The Dale’s thoughts on Psychology’s dilemma…

So the Dale just got back from a class about the legislation and ethical guidelines of clinical trials in psychology. Stupidly boring lecture, but there is one thing that struck me about the profession I have chosen to pursue. We are our own worst enemy.
While my poor lecturer sifted through more than half a century of administrative red tape and attempted to cram it into a two and a half hour lecture, it must have dawned on him how goddamn boring and useless this lecture was likely to be to us students. But he was wrong. I came to the very important realization, as a result of his academic rambling, that the legislation and ethical guidelines associated with carrying out psychological experiments on people is the very reason we don’t know more about how our minds work.

I see a guy with a gasmask who is pregnant with a dead baby and has a form of both male and female genitalia with little nubbins for arms. You?

You have millions of individuals across the world that have dedicated their professional lives to researching the human mind in an attempt to find solutions to illnesses such as Alzheimers. Then you have a whole different body of people who have dedicated their professional lives to bottlenecking this procedure by way of rules and regulations. And here’s the kicker…both bodies maintain the same goal. To improve the wellbeing of our society.

So how can these two clash heads on a professional basis yet be in moral harmony? The Dale believes the rift has it’s roots in the uncertainty of what exactly is “best for the people”. Do we give psychologists a golden ticket to do whatever is experimentally necessary to learn more, resulting in potential long term gain? Or do we address human rights over and above anything else, “saving” people from being deceived in a deception trial or placebo’d in a placebo trial?

The latter example is what made me write this post in the first place. A placebo trial, for those that don’t already know, is when one group (the experimental group) takes a drug, while the other group (the control group) takes a sugar pill or some other sort of “drugless” alternative, then the effects are recorded for both groups and compared. Of course, if a drug has a real effect, it will be seen in the experimental group but not the control. This type of study is monumental in understanding the positive and negative aspects of new drugs. But no. Apparently, giving someone a goddamn sugar pill and telling them it is a drug is apparently considered inhumane. The Declaration of Helsinki written up in 1999, is basically a document stating how evil placebo trials are, and how deceptive it is to tell someone you are giving them something and give them something else. Even if that something else is DESIGNED TO DO NOTHING. So because of ridiculous “Declarations” like this one, rules are put into place which essentially ruin the whole concept behind an experiment. Now, if you want to run a placebo trial, as a psychologist, you must tell each participant, no matter which group,  that there is a chance of them getting a sugar pill instead of the drug. This effectively ruins the whole concept of a placebo trial and leads to data that is likely damaged as a result of participants knowing essential information that they would not be privy to in a pure, unadulterated trial.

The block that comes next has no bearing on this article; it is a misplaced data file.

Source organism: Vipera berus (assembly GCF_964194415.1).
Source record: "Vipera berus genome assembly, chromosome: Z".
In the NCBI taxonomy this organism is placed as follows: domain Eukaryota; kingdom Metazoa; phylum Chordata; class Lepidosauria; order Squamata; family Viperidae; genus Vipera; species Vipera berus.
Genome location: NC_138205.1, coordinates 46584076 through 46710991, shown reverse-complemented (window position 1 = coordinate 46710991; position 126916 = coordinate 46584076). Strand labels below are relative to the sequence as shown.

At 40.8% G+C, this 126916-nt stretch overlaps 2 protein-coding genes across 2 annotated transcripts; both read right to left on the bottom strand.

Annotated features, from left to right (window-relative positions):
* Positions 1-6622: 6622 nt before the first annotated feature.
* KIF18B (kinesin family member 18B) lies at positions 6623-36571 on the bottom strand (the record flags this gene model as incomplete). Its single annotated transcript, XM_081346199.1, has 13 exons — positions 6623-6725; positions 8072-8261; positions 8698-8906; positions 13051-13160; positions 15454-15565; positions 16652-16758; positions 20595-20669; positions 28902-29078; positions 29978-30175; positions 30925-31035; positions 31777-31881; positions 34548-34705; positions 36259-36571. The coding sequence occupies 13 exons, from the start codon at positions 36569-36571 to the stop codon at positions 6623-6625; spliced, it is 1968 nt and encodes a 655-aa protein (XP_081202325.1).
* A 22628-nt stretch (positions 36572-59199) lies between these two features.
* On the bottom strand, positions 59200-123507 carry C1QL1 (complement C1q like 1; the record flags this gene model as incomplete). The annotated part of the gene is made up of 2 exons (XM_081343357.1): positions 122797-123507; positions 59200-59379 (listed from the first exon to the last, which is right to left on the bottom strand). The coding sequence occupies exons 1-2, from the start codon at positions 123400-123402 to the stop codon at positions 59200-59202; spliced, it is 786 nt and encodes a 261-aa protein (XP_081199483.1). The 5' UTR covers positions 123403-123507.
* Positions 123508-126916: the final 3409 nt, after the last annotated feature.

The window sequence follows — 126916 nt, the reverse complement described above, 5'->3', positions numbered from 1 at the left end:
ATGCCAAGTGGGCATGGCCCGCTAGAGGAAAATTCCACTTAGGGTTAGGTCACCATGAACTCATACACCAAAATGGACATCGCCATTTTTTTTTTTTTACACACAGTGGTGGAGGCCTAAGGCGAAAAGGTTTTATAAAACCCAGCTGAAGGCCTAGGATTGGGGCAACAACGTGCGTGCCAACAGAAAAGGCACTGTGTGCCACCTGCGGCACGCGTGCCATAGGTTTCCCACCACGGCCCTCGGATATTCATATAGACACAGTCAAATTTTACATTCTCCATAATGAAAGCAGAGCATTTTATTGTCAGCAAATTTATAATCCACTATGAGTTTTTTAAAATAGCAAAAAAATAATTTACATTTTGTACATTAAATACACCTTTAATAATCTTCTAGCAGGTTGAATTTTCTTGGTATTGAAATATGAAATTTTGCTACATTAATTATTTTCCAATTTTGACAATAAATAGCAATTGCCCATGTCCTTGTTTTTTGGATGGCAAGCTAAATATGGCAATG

So. How the hell do you get around this dilemma? You obviously can’t give psychologists free reign to do what they please, as we would end up with generations of horribly disfigured frankenstein children with mental capacities equal to that of a dry roasted peanut who feel the urge to murder rape and pillage on a regular basis. But if we continue to let governing bodies come up with stupid shit like the Declaration of Helsinki, psychologists cannot do their job. Plain and simple.

The dale suggests that an international psychologocial association might be a step in the right direction, as they could make decisions based on the good of the international field, rather than having little clans of psychologists from different countries trying to one up each other. Also, leniency NEEDS to be applied to trials like a placebo trial. Consequences must be considered in depth in order to deem something unacceptable. I could write about this for hours, and I’m really trying my best to give you a summary of what I want to say, but if you read the Dale on a reg. bas. then you know that I ramble more than a preacher with Tourrette’s. Anyway. things that can’t kill or seriously injure someone (like a placebo) should not need to be disclosed. Proposals should be easier to pass and leniency should be granted in favour of the psychologist rather than the participant. Basically the potential benefit of the experiment should be compared to the actual harm done to the participant, and this is how ethical and legislative decisions should be made. If giving a bunch of people a sugar pill in order to prove that a new cancer drug is effective in instantaneously curing cancer, then no one, including those nosy Finnish fucks should intervene.


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